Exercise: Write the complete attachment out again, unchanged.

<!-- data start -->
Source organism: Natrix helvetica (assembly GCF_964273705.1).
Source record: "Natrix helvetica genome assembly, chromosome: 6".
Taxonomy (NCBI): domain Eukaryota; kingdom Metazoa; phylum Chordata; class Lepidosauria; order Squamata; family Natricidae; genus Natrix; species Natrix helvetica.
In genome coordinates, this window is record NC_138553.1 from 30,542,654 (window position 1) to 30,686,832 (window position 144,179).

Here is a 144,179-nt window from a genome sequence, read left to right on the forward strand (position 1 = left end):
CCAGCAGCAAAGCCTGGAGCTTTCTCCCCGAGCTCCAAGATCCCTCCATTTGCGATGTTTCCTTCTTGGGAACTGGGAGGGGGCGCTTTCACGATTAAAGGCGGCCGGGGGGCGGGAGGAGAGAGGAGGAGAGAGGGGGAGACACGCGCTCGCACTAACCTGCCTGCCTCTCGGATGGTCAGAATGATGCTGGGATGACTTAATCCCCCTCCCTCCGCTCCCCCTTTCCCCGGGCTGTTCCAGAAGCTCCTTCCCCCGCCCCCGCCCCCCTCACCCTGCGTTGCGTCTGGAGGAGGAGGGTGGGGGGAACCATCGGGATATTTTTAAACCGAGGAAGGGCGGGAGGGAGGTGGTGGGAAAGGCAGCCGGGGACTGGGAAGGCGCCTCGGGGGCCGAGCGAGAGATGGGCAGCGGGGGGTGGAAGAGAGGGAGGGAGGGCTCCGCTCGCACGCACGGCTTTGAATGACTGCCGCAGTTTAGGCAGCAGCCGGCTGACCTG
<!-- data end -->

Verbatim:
Source organism: Natrix helvetica (assembly GCF_964273705.1).
Source record: "Natrix helvetica genome assembly, chromosome: 6".
Taxonomy (NCBI): domain Eukaryota; kingdom Metazoa; phylum Chordata; class Lepidosauria; order Squamata; family Natricidae; genus Natrix; species Natrix helvetica.
In genome coordinates, this window is record NC_138553.1 from 30,542,654 (window position 1) to 30,686,832 (window position 144,179).

Here is a 144,179-nt window from a genome sequence, read left to right on the forward strand (position 1 = left end):
CCAGCAGCAAAGCCTGGAGCTTTCTCCCCGAGCTCCAAGATCCCTCCATTTGCGATGTTTCCTTCTTGGGAACTGGGAGGGGGCGCTTTCACGATTAAAGGCGGCCGGGGGGCGGGAGGAGAGAGGAGGAGAGAGGGGGAGACACGCGCTCGCACTAACCTGCCTGCCTCTCGGATGGTCAGAATGATGCTGGGATGACTTAATCCCCCTCCCTCCGCTCCCCCTTTCCCCGGGCTGTTCCAGAAGCTCCTTCCCCCGCCCCCGCCCCCCTCACCCTGCGTTGCGTCTGGAGGAGGAGGGTGGGGGGAACCATCGGGATATTTTTAAACCGAGGAAGGGCGGGAGGGAGGTGGTGGGAAAGGCAGCCGGGGACTGGGAAGGCGCCTCGGGGGCCGAGCGAGAGATGGGCAGCGGGGGGTGGAAGAGAGGGAGGGAGGGCTCCGCTCGCACGCACGGCTTTGAATGACTGCCGCAGTTTAGGCAGCAGCCGGCTGACCTG